Metagenomics and Microbial Communities


Metagenomics is the genomic analysis of microbial communities. This new science provides access to organisms that are recalcitrant to culturing, as are the vast majority of microorganisms on Earth. Metagenomics thereby offers a first peek at the wide variety of life that has never been studied, thus providing new insight into the structure and function of ecosystems as diverse as the oceans and the human gastrointestinal tract.

Keywords: metagenomics; microbial ecology; microbial communities; unculturable; biotechnology

Figure 1.

Examples of services provided by microorganisms. Clockwise from top: microorganisms in the sea remove carbon dioxide from the atmosphere and produce oxygen; the ozone layer in the stratosphere, which protects Earth from harmful ultraviolet rays, was created by the reaction of oxygen molecules produced on the early Earth by microbes; the human body contains more bacterial cells than human cells and most of these live in the gastrointestinal tract; certain bacteria convert dinitrogen gas to ammonia in special structures on the roots of leguminous plants; soil bacteria are the source of most of the antibiotics and many other drugs used in medicine today; microbes ferment many foods; centre, microorganisms come in many shapes and sizes. Graphic: Nicolle Rager Fuller.

Figure 2.

Construction and analysis of metagenomic libraries. Graphic: Nicolle Rager Fuller.

Figure 3.

(a) Tube worms containing bacterial symbionts. Courtesy: National Science Foundation (Courtesy: National Science Foundation). (b) Bacterial symbionts inside the tube worm (Courtesy of Colleen M Cavanaugh). See also

Figure 4.

DNA cloned from soil confers many traits on E. coli. (a) Left plate contains no antibiotics, right plate contains β‐lactam antibiotic. Clone ‘C’ carries a gene from the soil metagenome that makes E. coli resistant to the β‐lactam antibiotic. (b) Clone on left contains no heterologous DNA. The other four clones carry DNA fragments from soil metagenomic that confer on E. coli the ability to produce pigments. Photos: Heather Allen and Lynn Williamson.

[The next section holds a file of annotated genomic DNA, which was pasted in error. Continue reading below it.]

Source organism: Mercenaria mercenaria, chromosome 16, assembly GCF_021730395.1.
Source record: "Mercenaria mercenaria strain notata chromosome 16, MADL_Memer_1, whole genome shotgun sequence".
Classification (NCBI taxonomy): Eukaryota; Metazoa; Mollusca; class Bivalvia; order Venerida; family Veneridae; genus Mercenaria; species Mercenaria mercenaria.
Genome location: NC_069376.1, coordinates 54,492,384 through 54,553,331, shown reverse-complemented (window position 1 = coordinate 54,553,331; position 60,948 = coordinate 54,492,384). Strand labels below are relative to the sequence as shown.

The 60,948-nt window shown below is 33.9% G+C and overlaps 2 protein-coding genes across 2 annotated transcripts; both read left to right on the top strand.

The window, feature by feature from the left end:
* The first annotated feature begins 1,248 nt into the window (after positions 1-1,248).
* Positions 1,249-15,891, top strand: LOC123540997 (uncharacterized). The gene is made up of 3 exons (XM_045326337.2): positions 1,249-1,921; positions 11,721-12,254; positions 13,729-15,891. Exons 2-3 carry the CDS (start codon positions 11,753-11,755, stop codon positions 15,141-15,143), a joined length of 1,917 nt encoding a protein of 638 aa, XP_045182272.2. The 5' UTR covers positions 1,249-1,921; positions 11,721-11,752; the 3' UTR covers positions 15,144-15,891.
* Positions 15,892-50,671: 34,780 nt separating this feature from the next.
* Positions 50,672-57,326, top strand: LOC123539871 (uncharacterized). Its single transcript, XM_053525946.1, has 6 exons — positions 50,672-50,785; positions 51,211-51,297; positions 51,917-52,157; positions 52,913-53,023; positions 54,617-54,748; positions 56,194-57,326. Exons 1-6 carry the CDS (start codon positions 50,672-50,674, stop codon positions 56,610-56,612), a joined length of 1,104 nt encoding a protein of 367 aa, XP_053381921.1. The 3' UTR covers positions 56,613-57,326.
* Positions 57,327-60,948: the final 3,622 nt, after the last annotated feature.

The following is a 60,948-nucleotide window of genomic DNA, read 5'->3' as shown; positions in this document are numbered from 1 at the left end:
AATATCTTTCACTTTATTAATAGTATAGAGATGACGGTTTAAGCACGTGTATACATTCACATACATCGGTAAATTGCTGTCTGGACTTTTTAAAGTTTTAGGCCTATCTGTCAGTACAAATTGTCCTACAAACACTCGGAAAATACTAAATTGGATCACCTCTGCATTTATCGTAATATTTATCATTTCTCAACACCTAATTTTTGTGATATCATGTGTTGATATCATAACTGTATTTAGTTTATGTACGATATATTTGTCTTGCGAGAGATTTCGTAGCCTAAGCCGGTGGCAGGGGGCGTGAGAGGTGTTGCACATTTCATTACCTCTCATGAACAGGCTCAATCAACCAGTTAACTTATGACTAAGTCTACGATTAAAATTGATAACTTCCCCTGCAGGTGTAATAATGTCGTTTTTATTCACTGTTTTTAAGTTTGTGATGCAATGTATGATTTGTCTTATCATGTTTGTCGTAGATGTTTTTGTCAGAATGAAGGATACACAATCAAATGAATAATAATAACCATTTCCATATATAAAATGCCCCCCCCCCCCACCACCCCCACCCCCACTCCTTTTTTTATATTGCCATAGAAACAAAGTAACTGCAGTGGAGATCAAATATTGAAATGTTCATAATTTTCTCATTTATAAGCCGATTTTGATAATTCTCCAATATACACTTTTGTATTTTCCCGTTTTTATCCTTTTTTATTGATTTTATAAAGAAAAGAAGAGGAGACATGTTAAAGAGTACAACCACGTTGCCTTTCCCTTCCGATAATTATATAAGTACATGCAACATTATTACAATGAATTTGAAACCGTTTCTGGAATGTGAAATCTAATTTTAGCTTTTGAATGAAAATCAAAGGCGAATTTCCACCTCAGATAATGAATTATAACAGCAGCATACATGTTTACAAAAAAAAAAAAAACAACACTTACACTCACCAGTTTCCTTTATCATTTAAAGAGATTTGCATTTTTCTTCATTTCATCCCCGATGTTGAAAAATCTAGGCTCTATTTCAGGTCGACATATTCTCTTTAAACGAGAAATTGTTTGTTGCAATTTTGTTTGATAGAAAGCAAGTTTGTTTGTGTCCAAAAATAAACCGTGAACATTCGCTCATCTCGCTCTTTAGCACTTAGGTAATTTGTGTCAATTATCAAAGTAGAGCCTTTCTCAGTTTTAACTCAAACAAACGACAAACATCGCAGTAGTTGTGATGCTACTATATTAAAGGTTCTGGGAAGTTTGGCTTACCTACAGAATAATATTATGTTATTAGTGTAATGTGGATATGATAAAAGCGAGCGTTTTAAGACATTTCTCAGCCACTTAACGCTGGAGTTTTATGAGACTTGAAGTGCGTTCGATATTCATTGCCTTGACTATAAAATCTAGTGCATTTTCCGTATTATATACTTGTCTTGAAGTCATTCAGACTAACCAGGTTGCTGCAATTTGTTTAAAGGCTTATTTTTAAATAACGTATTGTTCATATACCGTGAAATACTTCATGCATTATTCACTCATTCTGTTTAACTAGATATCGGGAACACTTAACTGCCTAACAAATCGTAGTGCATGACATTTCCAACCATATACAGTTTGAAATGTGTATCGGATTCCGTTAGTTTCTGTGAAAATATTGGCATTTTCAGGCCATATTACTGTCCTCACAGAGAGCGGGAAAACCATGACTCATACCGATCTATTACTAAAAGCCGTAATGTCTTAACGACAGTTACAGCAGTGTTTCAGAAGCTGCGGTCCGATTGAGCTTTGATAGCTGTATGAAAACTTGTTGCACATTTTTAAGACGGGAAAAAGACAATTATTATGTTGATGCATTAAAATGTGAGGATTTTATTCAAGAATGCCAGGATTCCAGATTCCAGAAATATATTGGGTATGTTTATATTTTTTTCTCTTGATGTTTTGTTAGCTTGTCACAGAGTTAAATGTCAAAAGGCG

Bäckhed F, Ley RE, Sonnenburg JL, Peterson DA and Gordon JI (2005) Host‐bacterial mutualism in the human intestine. Science 307: 1915–1920.

Boetius A (2005) Microfauna–macrofauna interaction in the seafloor: lessons from the tubeworm. PLoS Biology 3: e102, doi:10.1371/journal.pbio.0030102.

Handelsman J, Rondon MR, Brady SF, Clardy J and Goodman RM (1998) Molecular biology provides access to the chemistry of unknown soil microbes: a new frontier for natural products. Chemistry Biology 5(10): R245–R249.

Madigan M and Martinko J (2005) Brock Biology of Microorganisms, Chaps. 1, 8 and 10. San Francisco, CA: Benjamin Cummings.

Moran NA and Degnan PH (2006) Functional genomics of Buchnera and the ecology of aphid hosts. Molecular Ecology 15(5): 1251–1261.

National Research Council (2007) New Science of Metagenomics Revealing the Secrets of Our Microbial Planet. Washington, DC: National Academies Press.

Pace NR, Stahl DA, Lane DJ and Olsen GJ (1985) Analyzing natural microbial populations by rRNA sequences. ASM News 51(1): 4–12.

Riesenfeld CS, Goodman RM and Handelsman J (2004) Uncultured soil bacteria are a reservoir of new antibiotic resistance genes. Environmental Microbiology 6: 981–989.

Stein JL, Marsh TL, Wu KY, Shizuya H and DeLong EF (1996) Characterization of uncultivated prokaryotes: isolation and analysis of a 40‐kilobase‐pair genome fragment from a planktonic marine archaeon. Journal of Bacteriology 178(3): 591–599.

Tyson GW, Chapman J, Hugenholtz P et al. (2004) Community structure and metabolism through reconstruction of microbial genomes from the environment. Nature 428: 37–43.

Further Reading

Delong EF (2007) Sea change for metagenomics? Nature Reviews Microbiology 5: 326.

Handelsman J (2004) Metagenomics: application of genomics to uncultured microorganisms. Microbiology and Molecular Biology Reviews 68: 669–685.

Rohwer F (2007) Phage metagenomics. Annual Review of Genetics 41: doi:10.1146/annurev.genet.40.110405.090628.

Turnbaugh PJ, Ley RE, Mahowald MA et al. (2006) An obesity‐associated gut microbiome with increased capacity for energy harvest. Nature 444: 1027–1031.

Woyke T, Teeling H and Ivanova NN et al. (2006) Symbiosis insights through metagenomic analysis of a microbial consortium. Nature 443: 950–955.

Contact Editor close
Submit a note to the editor about this article by filling in the form below.

* Required Field

How to Cite close
Handelsman, Jo(Dec 2007) Metagenomics and Microbial Communities. In: eLS. John Wiley & Sons Ltd, Chichester. [doi: 10.1002/9780470015902.a0020367]